Ernest Gaines tells the story from so many perspectives so that the reader can see the similarities and differences in each character's viewpoint. The reader is put into each character's shoes so that he can experience the vastly different feelings, personalities, and opinions of each and every character regarding this controversial event. Each character's viewpoint represents their reactions and their assumptions made according to what they saw and heard. Each character's feelings directly relate to their personality. Each voice was very distinctive in that every character had a mind of their own as to what they thought, believed, and felt. The main message was that each black character feared for their life, but believed they were all standing up for a much better cause, the pride of the black race. Each white character, except for Sheriff Mapes and Gil, was blood thirsty in wanting to kill the "niggers". Sheriff Mapes seemed as though he was on both sides of the fight, acting as a mediator. .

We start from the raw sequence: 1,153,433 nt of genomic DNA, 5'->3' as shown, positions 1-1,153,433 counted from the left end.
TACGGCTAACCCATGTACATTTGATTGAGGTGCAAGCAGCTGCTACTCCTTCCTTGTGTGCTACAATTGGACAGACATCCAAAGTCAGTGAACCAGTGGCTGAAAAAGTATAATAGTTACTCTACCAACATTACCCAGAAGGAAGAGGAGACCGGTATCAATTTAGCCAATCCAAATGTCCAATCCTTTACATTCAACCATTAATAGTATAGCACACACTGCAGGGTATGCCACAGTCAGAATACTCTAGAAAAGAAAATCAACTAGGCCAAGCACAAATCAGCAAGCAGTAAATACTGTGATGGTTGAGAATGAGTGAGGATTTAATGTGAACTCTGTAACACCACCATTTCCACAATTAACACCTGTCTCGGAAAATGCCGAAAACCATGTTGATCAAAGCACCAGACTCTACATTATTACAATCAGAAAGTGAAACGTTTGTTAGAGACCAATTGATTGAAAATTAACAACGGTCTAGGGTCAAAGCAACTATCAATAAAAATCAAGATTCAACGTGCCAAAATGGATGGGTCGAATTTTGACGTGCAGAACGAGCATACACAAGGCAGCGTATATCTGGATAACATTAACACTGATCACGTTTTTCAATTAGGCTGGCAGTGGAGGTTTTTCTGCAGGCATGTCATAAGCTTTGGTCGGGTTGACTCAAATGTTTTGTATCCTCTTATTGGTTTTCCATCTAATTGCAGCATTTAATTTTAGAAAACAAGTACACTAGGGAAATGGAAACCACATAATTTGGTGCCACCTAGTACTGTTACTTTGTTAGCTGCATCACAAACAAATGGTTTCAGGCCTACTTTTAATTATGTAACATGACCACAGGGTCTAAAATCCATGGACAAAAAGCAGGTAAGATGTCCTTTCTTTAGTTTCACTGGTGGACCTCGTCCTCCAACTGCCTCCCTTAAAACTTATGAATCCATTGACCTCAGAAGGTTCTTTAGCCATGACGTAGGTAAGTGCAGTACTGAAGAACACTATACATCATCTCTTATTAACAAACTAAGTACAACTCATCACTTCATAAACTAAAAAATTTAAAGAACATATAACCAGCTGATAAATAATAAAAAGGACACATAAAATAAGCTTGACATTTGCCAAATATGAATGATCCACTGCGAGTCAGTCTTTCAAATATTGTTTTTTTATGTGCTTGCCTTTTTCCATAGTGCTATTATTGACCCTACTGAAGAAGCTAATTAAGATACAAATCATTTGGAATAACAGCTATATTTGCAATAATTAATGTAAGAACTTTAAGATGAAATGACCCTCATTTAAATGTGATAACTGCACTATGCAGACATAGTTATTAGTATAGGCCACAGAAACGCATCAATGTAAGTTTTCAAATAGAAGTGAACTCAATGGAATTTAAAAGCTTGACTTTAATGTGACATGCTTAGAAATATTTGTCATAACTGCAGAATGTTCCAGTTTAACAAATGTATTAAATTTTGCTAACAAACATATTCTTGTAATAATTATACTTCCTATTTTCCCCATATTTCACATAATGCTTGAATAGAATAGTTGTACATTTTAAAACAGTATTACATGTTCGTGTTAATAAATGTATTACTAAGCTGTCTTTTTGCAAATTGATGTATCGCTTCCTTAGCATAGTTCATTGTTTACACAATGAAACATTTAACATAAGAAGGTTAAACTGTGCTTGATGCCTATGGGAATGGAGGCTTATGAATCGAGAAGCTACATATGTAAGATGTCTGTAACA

2. The role played by the black women in the novel is that of a servant to their .
husband. They have some say, but the men disregard them and treat them as slaves. .
The women clean the fish, make dinner, and clean the house. They do not act as couples at all, as most of the men didn't even tell their wives where they were going even though it may be the last time they will ever see them again. The women seem to just be there for the men's needs.
3. All of the men come together at the bidding of a white woman because she is on their side. Candy refers to the black people as "my people", and says that she can't let Fix harm them. Consequently, they respect her. They believe that by sticking together as a unit, they have a much better chance of surviving themselves, and as a black race. They are all confident that Mathu killed Beau and that Candy was just trying to cover up for him, when really it was Mathu covering up for Charlie.